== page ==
The hearty, full flavor and creamy consistency of this chicken soup tastes like work, but this dish is actually fast and easy to make. Cutting the chicken breast is the most time-consuming part of the recipe. This is a versatile dish that you can vary in many ways. Instead of chicken breasts, you could use leftover roast chicken or turkey, firm-fleshed fish or shellfish with fish stock, roast beef, or ground chuck with beef stock.  It is a great "Go to" recipe for hot  nights or for a lunch.

Cooking Time: 10-12 minutes

Yield: 2 servings

1, 14 ½ oz. can chicken broth, preferably low sodium, with water added to make 2 cups

2 white or yellow corn tortillas, broken up

1 pound chicken breasts, trimmed and cut into 1-inch cubes

3 scallions, thinly sliced (some reserved for garnish)

1 ½ tablespoons minced pickled jalapenos with juice

Optional Garnishes:

Cilantro leaves

Crushed red caribe chiles

Lime wedges

  1. Place the chicken broth and water in a 3-quart saucepan over medium heat. Add the tortillas and chicken. Cover, reduce the heat to low and simmer, stirring, for 5 to 6 minutes.
  1. Add the scallions and jalapenos with juice. Stir to combine well. Simmer for approximately another 5 minutes. Serve garnished with the reserved scallion and, if desired, the cilantro, chiles, and lime to squeeze on the chowder.

Per Serving:

Calories 326, Protein 50g, Carbohydrates 14g, Fiber 2g, Fat 8g, Saturated Fat 2g, Cholesterol 130mg, Sodium 338mg.

Reprinted with permission from Jane Butel’s Quick & Easy Southwestern Cookbook.

Clam and Green Chile Chili

Clams are definitely innovative in chili! However, I have always loved New England style clam chowder and thought, why not marry the flavors—using the milder green chile flavor with the spiciness of chorizo to pep it up. It works, and I hope you enjoy it too.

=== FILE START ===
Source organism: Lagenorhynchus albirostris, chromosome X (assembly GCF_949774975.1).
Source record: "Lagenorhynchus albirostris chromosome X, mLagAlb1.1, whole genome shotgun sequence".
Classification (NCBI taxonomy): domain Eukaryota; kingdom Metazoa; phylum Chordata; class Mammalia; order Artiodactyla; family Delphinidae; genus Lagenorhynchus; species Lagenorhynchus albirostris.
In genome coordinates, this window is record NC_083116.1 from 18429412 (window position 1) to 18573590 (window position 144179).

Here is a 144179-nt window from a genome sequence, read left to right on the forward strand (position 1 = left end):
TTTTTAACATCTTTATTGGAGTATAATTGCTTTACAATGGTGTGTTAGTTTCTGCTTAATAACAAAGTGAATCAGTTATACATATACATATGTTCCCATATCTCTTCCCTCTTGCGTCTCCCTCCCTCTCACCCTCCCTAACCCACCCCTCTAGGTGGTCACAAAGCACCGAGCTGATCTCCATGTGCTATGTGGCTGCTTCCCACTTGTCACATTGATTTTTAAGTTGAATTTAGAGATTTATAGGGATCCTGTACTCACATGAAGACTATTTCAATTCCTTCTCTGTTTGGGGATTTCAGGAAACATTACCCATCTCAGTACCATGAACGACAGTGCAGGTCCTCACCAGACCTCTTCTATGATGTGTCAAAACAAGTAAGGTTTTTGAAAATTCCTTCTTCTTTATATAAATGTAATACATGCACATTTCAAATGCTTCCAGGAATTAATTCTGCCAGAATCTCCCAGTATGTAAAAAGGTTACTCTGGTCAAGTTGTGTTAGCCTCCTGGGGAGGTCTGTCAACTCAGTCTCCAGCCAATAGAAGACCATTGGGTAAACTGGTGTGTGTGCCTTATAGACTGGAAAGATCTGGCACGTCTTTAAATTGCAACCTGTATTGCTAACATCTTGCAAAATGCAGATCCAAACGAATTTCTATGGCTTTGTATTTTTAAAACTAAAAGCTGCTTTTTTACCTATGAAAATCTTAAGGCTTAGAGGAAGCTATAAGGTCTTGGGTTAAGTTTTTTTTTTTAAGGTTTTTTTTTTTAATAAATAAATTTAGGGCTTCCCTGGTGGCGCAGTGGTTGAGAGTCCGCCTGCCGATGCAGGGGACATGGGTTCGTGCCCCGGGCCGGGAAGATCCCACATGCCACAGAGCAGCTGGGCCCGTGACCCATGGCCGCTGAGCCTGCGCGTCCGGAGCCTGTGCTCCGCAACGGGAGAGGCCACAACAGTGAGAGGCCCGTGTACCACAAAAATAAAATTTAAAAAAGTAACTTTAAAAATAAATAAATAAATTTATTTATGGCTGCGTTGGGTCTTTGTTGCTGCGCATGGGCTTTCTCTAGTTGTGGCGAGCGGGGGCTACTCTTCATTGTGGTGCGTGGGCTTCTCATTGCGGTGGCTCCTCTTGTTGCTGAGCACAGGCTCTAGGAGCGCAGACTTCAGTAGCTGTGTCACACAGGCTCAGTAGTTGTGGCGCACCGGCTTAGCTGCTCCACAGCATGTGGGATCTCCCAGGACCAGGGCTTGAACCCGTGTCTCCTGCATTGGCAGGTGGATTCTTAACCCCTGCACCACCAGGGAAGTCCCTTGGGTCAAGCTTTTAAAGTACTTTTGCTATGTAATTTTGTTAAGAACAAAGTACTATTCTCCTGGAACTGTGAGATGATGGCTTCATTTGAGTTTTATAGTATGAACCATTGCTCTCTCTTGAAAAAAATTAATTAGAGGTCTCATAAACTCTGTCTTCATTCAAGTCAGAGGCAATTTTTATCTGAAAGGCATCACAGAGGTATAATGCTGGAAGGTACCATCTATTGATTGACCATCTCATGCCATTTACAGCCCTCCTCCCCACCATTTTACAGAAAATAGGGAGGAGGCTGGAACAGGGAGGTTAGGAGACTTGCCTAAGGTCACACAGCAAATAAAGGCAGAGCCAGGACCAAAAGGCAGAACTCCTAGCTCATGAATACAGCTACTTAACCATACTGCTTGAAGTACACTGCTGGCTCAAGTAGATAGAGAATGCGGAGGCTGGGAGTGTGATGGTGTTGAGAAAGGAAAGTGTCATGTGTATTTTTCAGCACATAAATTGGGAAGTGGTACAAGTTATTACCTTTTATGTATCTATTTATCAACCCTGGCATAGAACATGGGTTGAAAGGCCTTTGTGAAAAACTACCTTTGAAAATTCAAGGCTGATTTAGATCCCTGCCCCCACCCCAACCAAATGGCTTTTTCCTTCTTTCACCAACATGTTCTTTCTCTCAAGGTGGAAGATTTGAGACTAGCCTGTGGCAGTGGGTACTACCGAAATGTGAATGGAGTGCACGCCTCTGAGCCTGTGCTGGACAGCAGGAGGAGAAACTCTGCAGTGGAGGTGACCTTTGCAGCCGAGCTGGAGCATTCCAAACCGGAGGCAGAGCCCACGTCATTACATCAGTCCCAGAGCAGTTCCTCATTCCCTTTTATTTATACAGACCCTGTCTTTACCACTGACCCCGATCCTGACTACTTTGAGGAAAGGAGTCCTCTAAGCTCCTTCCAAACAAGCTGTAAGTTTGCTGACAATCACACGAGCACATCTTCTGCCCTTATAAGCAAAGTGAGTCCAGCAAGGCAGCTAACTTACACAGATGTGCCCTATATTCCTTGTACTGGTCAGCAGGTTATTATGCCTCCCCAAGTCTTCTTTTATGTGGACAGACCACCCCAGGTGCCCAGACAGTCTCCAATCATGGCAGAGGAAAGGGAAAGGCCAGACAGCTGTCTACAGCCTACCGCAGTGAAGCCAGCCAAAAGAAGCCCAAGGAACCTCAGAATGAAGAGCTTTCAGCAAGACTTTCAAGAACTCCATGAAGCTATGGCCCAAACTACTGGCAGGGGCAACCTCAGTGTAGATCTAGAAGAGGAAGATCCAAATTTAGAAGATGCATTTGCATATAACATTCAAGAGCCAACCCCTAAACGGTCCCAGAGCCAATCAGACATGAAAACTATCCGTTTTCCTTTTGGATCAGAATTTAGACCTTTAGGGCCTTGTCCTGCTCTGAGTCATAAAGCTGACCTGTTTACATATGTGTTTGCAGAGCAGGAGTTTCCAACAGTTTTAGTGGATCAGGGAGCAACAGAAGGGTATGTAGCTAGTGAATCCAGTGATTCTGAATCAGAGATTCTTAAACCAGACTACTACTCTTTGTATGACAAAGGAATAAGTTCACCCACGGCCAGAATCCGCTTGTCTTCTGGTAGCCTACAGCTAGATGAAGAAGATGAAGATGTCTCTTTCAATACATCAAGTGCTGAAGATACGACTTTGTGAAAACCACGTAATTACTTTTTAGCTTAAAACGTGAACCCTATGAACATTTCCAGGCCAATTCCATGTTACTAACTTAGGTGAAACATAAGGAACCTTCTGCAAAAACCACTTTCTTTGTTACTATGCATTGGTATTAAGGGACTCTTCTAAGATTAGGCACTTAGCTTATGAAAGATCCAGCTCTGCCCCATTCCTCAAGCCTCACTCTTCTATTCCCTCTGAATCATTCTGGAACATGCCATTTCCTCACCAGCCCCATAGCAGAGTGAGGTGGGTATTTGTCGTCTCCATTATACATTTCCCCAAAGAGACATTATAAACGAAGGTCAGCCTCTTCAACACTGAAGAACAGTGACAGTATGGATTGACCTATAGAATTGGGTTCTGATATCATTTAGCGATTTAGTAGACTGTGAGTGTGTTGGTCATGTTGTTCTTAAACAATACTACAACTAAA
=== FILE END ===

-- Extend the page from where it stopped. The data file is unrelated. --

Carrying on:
Yield: 4 to 6 servings

8 ounces Mexican chorizo
1 cup chopped onion (1 large onion)
2 large unpeeled russet potatoes, diced
3 large green chiles, parched, peeled and chopped—can be 1, 4 ounce can or ½ cup frozen green chile
2 fresh jalapenos, minced
3 fresh garlic cloves, minced
2 teaspoons cumin, divided
1, 15 ounce can whole kernel corn
2 cups chicken stock
2, 6 ounce cans chopped clams
6 corn tortillas, cut into very thin strips
Pequin chile, to taste, optional

1. Remove casing from chorizo and coarsely chop. Place in unheated large 5 quart pot and sauté over medium heat until the chorizo melts and cooks—about five minutes. With a spoon, remove most of fat.

2. In remaining fat, sauté the onion until clear. Add the potato, chiles, garlic, 1 teaspoon cumin, corn and chicken stock. Simmer until the potato is done, about 20 minutes. Add clams and remaining cumin. Taste and adjust flavors, adding salt if desired.

3. In the meantime while the chili is simmering, preheat an oven to 425 F. Place finely cut tortilla strips on baking sheet and place in oven until crisp—about 8 to 10 minutes. When tortilla strips are first baking, squiggle with a large fork to make them curl.

4. To serve, ladle soup into individual bowls, then sprinkle with pequin if desired. Or pass the pequin for those who like it spicier.